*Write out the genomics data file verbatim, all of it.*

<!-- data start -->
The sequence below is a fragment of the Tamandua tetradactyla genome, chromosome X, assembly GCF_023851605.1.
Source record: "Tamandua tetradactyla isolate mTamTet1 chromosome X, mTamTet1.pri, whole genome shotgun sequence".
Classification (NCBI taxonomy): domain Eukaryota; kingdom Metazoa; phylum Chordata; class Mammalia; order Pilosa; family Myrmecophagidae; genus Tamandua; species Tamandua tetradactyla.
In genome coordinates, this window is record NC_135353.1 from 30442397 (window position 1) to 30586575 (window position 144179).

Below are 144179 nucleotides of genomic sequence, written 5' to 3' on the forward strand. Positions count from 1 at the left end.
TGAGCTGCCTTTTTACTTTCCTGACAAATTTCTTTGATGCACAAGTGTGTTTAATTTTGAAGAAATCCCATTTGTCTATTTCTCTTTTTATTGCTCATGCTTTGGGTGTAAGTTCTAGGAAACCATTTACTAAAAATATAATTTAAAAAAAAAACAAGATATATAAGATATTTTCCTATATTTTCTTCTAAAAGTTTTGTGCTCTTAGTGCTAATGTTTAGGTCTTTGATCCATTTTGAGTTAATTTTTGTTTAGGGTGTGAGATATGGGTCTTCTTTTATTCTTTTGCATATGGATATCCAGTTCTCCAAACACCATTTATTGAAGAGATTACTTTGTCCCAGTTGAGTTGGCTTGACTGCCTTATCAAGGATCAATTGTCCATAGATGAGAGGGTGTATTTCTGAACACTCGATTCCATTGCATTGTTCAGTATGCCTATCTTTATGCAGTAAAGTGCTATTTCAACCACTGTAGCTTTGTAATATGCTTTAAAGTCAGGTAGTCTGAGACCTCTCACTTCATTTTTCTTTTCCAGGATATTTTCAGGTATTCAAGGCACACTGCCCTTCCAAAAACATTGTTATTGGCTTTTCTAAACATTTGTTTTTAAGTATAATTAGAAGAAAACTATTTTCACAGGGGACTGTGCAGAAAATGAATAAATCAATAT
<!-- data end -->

The sequence below is a fragment of the Tamandua tetradactyla genome, chromosome X, assembly GCF_023851605.1.
Source record: "Tamandua tetradactyla isolate mTamTet1 chromosome X, mTamTet1.pri, whole genome shotgun sequence".
Classification (NCBI taxonomy): domain Eukaryota; kingdom Metazoa; phylum Chordata; class Mammalia; order Pilosa; family Myrmecophagidae; genus Tamandua; species Tamandua tetradactyla.
In genome coordinates, this window is record NC_135353.1 from 30442397 (window position 1) to 30586575 (window position 144179).

Below are 144179 nucleotides of genomic sequence, written 5' to 3' on the forward strand. Positions count from 1 at the left end.
TGAGCTGCCTTTTTACTTTCCTGACAAATTTCTTTGATGCACAAGTGTGTTTAATTTTGAAGAAATCCCATTTGTCTATTTCTCTTTTTATTGCTCATGCTTTGGGTGTAAGTTCTAGGAAACCATTTACTAAAAATATAATTTAAAAAAAAAACAAGATATATAAGATATTTTCCTATATTTTCTTCTAAAAGTTTTGTGCTCTTAGTGCTAATGTTTAGGTCTTTGATCCATTTTGAGTTAATTTTTGTTTAGGGTGTGAGATATGGGTCTTCTTTTATTCTTTTGCATATGGATATCCAGTTCTCCAAACACCATTTATTGAAGAGATTACTTTGTCCCAGTTGAGTTGGCTTGACTGCCTTATCAAGGATCAATTGTCCATAGATGAGAGGGTGTATTTCTGAACACTCGATTCCATTGCATTGTTCAGTATGCCTATCTTTATGCAGTAAAGTGCTATTTCAACCACTGTAGCTTTGTAATATGCTTTAAAGTCAGGTAGTCTGAGACCTCTCACTTCATTTTTCTTTTCCAGGATATTTTCAGGTATTCAAGGCACACTGCCCTTCCAAAAACATTGTTATTGGCTTTTCTAAACATTTGTTTTTAAGTATAATTAGAAGAAAACTATTTTCACAGGGGACTGTGCAGAAAATGAATAAATCAATAT